Government ‘examining’ Indian tech company in EU, U.S. sanctions list

Government ‘examining’ Indian tech company in EU, U.S. sanctions list

Si2 Microsystems named by EU for Russia dealings, is also a partner with MEITy for Chennai project

The government is examining details of an Indian tech company involved in semiconductor research, that was sanctioned by the European Union on Friday for its dealings with Russia. The company is a partner of the Ministry of Electronics and Information Technology (MeitY) for a very recent “Atmanirbhar Bharat” (Make in India) collaboration, officials confirmed to The Hindu

The company, Bengaluru-based high-tech firm Si2 Microsystems, has a complex history as it has been banned by the U.S. from “dual-use” technology transfers as well, and its directors had been placed on Lookout Circular (LOC) notices by Indian authorities over debt defaults. A few years ago, a director had approached courts for a waiver of the LOC so as to travel to Russia, his lawyers confirmed, indicating that the company had urgent and close ties with Russian counterparts.  However, the company and its directors remained unavailable for comment on the latest sanctions, that were announced to mark two years of the Russian war in Ukraine.

The Ministry of External Affairs declined to comment on the announcement, but officials told The Hindu all three Ministries concerned – the MEA, Ministry of Commerce and Industry (CIM) and MeitY – were aware of the announcement, as well as the links to the government.

“This is a known company that is an industry partner for a project to research fabrication of chips, that was announced in collaboration with Indian Institute of Technology-Madras,” an official said, confirming the government tie-up that was announced by the Press Information Bureau (PIB) last year. 

The official said that the government is examining the EU’s sanctions announcement and whether it should contact the EU to protest the decision. 

“India has done nothing illegal. It is their [the EU’s] interpretation that ties with Russia are a problem. As far as the government is concerned the sanctioned company is an industry partner and MeitY’s research partner,” the official said, reiterating India’s traditional position of close ties with Russia, and that it doesn’t recognise non-UN, unilateral sanctions.

When asked if any “due diligence” had been done with regard to the company, given its legal complications, the official said that the choice of partner had been made by IIT-Madras, where MeitY had set up the Centre for Programmable Photonic Integrated Circuit and Systems (CPPICS) in 2020.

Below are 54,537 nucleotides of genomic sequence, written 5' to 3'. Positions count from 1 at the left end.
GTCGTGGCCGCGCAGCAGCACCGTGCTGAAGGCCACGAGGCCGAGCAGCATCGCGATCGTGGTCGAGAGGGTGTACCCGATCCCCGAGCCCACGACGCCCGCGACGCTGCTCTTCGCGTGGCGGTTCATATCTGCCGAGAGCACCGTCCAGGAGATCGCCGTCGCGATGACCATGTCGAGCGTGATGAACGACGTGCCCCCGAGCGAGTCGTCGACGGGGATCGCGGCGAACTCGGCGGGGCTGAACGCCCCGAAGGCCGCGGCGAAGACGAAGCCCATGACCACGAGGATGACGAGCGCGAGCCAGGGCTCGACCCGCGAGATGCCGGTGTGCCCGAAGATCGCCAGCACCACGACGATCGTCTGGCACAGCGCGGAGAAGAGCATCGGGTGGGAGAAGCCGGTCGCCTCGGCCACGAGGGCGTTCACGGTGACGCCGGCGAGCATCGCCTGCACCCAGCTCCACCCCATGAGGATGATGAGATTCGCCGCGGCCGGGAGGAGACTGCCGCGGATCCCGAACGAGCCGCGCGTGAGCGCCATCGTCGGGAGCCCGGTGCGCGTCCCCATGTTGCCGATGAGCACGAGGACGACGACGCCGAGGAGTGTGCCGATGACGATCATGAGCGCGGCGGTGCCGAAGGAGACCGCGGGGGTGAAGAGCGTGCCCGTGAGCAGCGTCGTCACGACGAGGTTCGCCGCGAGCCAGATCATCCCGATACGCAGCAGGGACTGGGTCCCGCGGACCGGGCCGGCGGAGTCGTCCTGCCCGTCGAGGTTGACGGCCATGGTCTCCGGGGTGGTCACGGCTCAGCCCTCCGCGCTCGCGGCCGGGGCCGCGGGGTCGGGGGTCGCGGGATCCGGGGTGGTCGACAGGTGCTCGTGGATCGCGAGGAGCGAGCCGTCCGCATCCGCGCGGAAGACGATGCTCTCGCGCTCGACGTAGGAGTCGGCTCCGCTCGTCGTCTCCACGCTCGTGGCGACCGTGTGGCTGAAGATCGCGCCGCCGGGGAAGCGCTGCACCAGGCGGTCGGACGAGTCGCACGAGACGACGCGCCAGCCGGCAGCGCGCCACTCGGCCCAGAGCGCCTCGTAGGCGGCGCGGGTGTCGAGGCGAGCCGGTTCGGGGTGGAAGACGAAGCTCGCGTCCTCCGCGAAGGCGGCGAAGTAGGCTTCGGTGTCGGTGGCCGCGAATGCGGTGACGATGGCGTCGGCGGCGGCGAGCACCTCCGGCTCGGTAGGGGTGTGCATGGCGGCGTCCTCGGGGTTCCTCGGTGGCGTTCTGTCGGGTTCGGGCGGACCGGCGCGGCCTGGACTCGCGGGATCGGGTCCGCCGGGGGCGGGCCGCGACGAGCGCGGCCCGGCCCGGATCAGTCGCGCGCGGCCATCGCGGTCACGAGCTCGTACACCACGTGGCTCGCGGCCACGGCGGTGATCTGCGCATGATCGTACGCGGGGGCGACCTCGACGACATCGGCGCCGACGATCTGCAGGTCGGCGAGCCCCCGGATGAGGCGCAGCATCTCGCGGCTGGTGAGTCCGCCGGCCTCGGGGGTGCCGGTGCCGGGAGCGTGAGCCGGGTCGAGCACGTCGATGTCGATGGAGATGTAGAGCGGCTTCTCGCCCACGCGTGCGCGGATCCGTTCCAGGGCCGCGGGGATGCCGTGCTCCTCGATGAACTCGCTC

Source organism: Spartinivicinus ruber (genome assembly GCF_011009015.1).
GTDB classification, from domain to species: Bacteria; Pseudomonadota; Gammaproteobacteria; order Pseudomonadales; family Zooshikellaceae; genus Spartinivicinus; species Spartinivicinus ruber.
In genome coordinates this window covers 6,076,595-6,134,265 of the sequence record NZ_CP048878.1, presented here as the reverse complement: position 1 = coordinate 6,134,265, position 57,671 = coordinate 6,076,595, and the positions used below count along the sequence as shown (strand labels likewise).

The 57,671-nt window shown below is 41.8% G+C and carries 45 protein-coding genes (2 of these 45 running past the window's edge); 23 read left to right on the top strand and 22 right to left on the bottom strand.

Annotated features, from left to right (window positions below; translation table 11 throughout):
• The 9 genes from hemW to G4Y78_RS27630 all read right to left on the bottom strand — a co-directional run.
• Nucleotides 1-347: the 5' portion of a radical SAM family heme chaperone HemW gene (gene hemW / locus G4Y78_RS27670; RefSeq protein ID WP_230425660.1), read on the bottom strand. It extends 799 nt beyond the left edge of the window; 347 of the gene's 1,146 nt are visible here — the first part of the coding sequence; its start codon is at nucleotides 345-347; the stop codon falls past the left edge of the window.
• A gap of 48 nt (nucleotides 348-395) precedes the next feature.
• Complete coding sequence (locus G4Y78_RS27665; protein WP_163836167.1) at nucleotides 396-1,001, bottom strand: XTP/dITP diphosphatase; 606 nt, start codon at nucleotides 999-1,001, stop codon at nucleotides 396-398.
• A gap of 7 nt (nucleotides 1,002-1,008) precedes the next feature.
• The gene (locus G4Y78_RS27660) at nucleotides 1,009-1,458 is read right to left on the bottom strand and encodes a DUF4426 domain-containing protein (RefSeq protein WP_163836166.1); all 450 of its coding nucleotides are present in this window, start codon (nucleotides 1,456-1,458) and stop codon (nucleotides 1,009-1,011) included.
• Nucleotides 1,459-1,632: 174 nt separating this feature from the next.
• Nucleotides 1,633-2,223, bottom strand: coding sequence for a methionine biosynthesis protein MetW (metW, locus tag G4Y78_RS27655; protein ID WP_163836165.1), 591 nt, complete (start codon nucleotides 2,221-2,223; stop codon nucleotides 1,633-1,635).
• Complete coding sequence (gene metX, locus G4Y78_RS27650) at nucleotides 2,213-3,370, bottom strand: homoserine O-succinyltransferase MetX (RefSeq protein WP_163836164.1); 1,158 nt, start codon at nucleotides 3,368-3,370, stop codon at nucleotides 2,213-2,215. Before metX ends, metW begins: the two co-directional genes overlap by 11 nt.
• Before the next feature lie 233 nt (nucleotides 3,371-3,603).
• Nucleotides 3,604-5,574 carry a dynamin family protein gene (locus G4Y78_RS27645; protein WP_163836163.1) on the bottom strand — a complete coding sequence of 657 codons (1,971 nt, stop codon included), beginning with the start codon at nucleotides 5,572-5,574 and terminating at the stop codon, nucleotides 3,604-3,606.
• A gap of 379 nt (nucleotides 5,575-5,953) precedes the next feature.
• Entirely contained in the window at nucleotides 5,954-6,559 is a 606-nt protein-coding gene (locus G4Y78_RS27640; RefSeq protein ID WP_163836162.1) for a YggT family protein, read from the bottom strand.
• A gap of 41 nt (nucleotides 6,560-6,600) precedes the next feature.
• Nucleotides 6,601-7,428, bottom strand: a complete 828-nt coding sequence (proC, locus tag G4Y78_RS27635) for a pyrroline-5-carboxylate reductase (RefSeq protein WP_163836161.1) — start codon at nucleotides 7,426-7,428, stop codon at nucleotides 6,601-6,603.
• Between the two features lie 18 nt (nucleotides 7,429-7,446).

“CPPICS is forging critical partnerships, including a collaboration with M/s Si2 Microsystems in Bangalore, to deliver state-of-the-art System-in-Package solutions for silicon photonic processor cores,” the PIB statement dated October 20, 2023 read, outlining initiatives inaugurated by MeitY Secretary S. Krishnan and IIT-Madras Director V. Kamakoti for the research facility focusing on so-called “photonic chips”, an emerging technology that promises increased data transfer and computing speeds.

When asked for a comment on how the EU and U.S. sanctions might affect the plans for the project, the IIT-Madras Director’s office said they were reviewing the situation and would revert shortly.

Incorporated in 1993, Si2 Microsystems, which had an authorised share capital of ₹60 crore, says on its official website that it is a “preferred solutions provider for the Indian armed forces and public sector companies”, as well as foreign defence companies, listing companies like Indian Space Research Organisation (ISRO), GE and IBM amongst its clients.

In November 2023, Si2 Microsystems had been added to the U.S.’s restricted “Entities List” for supplying “U.S.-origin integrated circuits” to the Russian military despite the transfers being banned after the Russian invasion of Ukraine, without the required licence. On Friday, the EU’s latest list named Si2 Microsystems India as “Entity number 624”, that was part of the additions to its sanctions that began after the Russian annexation of Crimea in 2014. Apart from the Indian company, several entities in China, as well as Turkey, Serbia, Kazakhstan and Thailand, were also on the EU list of sanctions.

All companies on the banned list are prohibited from any transfers or engagement within the EU jurisdiction as they have been found to “ form part of Russia’s military and industrial complex or which have commercial or other links with or which otherwise support Russia’s defence and security sector.” In retaliation to the EU’s statement on February 23 of the 13th package of sanctions against Russia which included Si2 Microsystems, Russia’s Foreign Ministry said on Monday it had expanded its list of European entities and persons denied entry to Russia, calling the unilateral sanctions “illegitimate” and undermining the UN’s position.

“In view of the key enabling role of electronic components for use by Russia’s military and industrial complex in supporting the war of aggression against Ukraine, Decision (CFSP) 2024/746 includes on that list certain entities in third countries other than Russia which support indirectly Russia’s military and industrial complex in its war of aggression against Ukraine by trading in such components,” the EU’s notification, issued over the weekend, read.

The Hindu reached out to Si2 Microsystems directly but did not receive a response to the EU sanctions. Calls to their lawyers, who represented them in a bankruptcy matter where the company’s headquarter building was attached by the Debt Recovery Tribunal in Mumbai in September 2022, went unanswered. Lawyers involved in the case to suspend the LOCs against Director Sanjay Soni in 2021 and 2022, on the plea that he needed to travel to Russia and other countries to sign international contracts, also declined to comment .

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